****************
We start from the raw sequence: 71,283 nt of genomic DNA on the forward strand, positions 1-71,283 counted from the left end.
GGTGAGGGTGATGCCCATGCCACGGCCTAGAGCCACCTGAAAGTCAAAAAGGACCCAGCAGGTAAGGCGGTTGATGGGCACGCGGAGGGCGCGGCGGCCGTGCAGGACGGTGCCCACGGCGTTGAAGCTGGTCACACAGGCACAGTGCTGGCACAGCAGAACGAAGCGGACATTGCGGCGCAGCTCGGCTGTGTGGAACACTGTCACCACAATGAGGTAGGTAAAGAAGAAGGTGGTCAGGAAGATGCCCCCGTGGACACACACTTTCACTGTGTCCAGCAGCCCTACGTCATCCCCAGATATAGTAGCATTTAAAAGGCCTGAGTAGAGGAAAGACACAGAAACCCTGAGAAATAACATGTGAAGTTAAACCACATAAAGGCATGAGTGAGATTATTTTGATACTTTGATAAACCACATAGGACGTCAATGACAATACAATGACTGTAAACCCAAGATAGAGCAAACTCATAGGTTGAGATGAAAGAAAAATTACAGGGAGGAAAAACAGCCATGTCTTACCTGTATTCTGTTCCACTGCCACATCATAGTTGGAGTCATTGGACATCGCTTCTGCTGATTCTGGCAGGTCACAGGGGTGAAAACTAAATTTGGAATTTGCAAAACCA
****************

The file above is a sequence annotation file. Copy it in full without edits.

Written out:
We start from the raw sequence: 71,283 nt of genomic DNA on the forward strand, positions 1-71,283 counted from the left end.
GGTGAGGGTGATGCCCATGCCACGGCCTAGAGCCACCTGAAAGTCAAAAAGGACCCAGCAGGTAAGGCGGTTGATGGGCACGCGGAGGGCGCGGCGGCCGTGCAGGACGGTGCCCACGGCGTTGAAGCTGGTCACACAGGCACAGTGCTGGCACAGCAGAACGAAGCGGACATTGCGGCGCAGCTCGGCTGTGTGGAACACTGTCACCACAATGAGGTAGGTAAAGAAGAAGGTGGTCAGGAAGATGCCCCCGTGGACACACACTTTCACTGTGTCCAGCAGCCCTACGTCATCCCCAGATATAGTAGCATTTAAAAGGCCTGAGTAGAGGAAAGACACAGAAACCCTGAGAAATAACATGTGAAGTTAAACCACATAAAGGCATGAGTGAGATTATTTTGATACTTTGATAAACCACATAGGACGTCAATGACAATACAATGACTGTAAACCCAAGATAGAGCAAACTCATAGGTTGAGATGAAAGAAAAATTACAGGGAGGAAAAACAGCCATGTCTTACCTGTATTCTGTTCCACTGCCACATCATAGTTGGAGTCATTGGACATCGCTTCTGCTGATTCTGGCAGGTCACAGGGGTGAAAACTAAATTTGGAATTTGCAAAACCA